Drug lobby launches major ad blitz amid Trump criticism

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The Pharmaceutical Research and Manufacturers of America (PhRMA) on Monday launched an ad campaign aimed at protecting its image as the drug industry faces a deluge of criticism from President Trump.

PhRMA, the largest drug lobby organization, launched the “Go Boldly” campaign Monday, aimed at highlighting “advances in science” by pharmaceutical companies. 

In a shot across the bow of the new White House, the group vowed to spend “tens of millions” on TV, print, digital and radio advertising as part of a national, multi-year advertising and public affairs campaign. 

{mosads}PhRMA CEO Stephen Ubl said the campaign was an attempt to refocus the discussion about strides in research, but acknowledged the industry was facing criticism.

“We take the concerns that have been raised by the president very seriously,” Ubl said, according to Reuters.

“We think there are pragmatic policy solutions, and we look forward to working with the administration.”

The drug industry and Trump appear to be on a collision course. 

In a press conference earlier this month, Trump signaled that he intends to challenge the drug industry. He accused it of “getting away with murder” and called for “new bidding procedures” with the companies.  

He called for Medicare to negotiate drug prices during the presidential campaign as well, but it was unclear if he would continue to make the push after the election. 

“Pharma has a lot of lobbies, a lot of lobbyists, a lot of power. And there’s very little bidding on drugs,” he said.

“We’re the largest buyer of drugs in the world, and yet we don’t bid properly and we’re going to start bidding and save billions of dollars over a period of time.”

Top Democrats such as Sen. Bernie Sanders (I-Vt.) have seized on Trump’s comments, hoping that having a Republican president who favors drug pricing reforms could give legislation the momentum it needs to pass Congress.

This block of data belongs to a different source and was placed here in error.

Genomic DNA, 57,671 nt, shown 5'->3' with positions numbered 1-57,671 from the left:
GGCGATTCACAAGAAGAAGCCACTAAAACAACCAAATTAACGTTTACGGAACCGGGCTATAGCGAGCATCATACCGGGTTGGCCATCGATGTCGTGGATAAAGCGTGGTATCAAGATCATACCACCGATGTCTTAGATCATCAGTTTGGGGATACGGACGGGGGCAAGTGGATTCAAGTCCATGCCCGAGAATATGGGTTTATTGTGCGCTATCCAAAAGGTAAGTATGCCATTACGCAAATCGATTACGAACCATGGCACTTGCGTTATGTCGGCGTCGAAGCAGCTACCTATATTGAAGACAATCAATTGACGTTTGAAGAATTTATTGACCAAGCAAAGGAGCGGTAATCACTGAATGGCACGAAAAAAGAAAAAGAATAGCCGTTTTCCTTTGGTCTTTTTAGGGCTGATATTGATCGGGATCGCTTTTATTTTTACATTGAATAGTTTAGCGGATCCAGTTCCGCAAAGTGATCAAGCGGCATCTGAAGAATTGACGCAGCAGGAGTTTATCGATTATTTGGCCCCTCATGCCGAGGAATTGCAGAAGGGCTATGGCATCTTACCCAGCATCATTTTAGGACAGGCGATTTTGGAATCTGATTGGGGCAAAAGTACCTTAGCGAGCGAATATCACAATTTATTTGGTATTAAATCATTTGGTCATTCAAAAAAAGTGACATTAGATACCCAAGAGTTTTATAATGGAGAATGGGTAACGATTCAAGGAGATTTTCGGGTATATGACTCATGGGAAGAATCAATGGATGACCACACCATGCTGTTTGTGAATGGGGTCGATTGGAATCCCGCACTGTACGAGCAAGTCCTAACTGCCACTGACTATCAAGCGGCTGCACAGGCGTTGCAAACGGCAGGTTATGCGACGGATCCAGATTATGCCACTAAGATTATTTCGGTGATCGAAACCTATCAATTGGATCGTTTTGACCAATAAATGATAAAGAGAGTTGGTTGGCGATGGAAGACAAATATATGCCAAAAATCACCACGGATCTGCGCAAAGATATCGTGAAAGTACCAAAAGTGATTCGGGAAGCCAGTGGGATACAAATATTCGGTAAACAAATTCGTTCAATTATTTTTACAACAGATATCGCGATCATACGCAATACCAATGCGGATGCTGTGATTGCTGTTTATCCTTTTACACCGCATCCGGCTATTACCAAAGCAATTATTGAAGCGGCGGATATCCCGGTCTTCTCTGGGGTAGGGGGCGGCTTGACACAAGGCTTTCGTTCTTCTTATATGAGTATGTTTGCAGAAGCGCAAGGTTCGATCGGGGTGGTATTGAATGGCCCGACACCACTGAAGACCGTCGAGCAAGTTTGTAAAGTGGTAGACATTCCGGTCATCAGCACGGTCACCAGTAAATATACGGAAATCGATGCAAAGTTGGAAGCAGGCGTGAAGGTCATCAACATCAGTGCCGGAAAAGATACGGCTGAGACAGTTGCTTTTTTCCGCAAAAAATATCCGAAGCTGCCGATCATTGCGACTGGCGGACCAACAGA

Republicans have in the post opposed government action on drug prices, but Trump has already started to reach out to Democrats, creating the potential for an alliance across party lines.

The president talked with Rep. Elijah Cummings (D-Md.) about the high cost of prescription drugs at his inaugural luncheon Friday.

Cummings is one of the most outspoken lawmakers in favor of government action to bring down drug prices. 

Trump’s pick for secretary of the Department of Health and Human Services, however, sidestepped questions about drug pricing at his first confirmation hearing last week. 

Rep. Tom Price (R-Ga.), asked by Democrats if he would repeal a law banning Medicare from negotiating drug prices, said it depends. 

“I think we need to find solutions to the challenges,” Price said. 

“It may be that one of those is changing the way the negotiations,” for the prices Medicare pays for drugs are conducted. 

As a lawmaker, Price opposed having Medicare negotiate drug prices. In 2007, he opposed a bill that would do so, calling it “a solution in search of a problem.” 

The healthcare industry in general is facing a huge amount of uncertainty as the Trump administration seeks to make sweeping changes to healthcare policy, starting with the repeal of ObamaCare.

Industry groups negotiated with Democrats and President Obama’s White House before passage of the Affordable Care Act, cutting deals under the assumption that the law would bring a huge increase in customers.

The Obama White House informally promised PhRMA it would not seek to negotiate drug prices in Medicare as part of the Affordable Care Act. The industry agreed to give up $80 billion in cost reductions.

PhRMA has long been a powerful force both inside and outside the Beltway. 

In 2014, the industry group spent $7.91 million on public relations, according to the most recent tax forms available. 

That same year, it spent an additional $16.5 million on lobbying Capitol Hill and the executive branch, speaking with policymakers and regulators about everything from ObamaCare to patent issues and trade, disclosures show.

PhRMA has shelled out more than $213 million to lobby the federal government over the last decade.

Megan Wilson contributed.

– This story was updated at 1:43 p.m.

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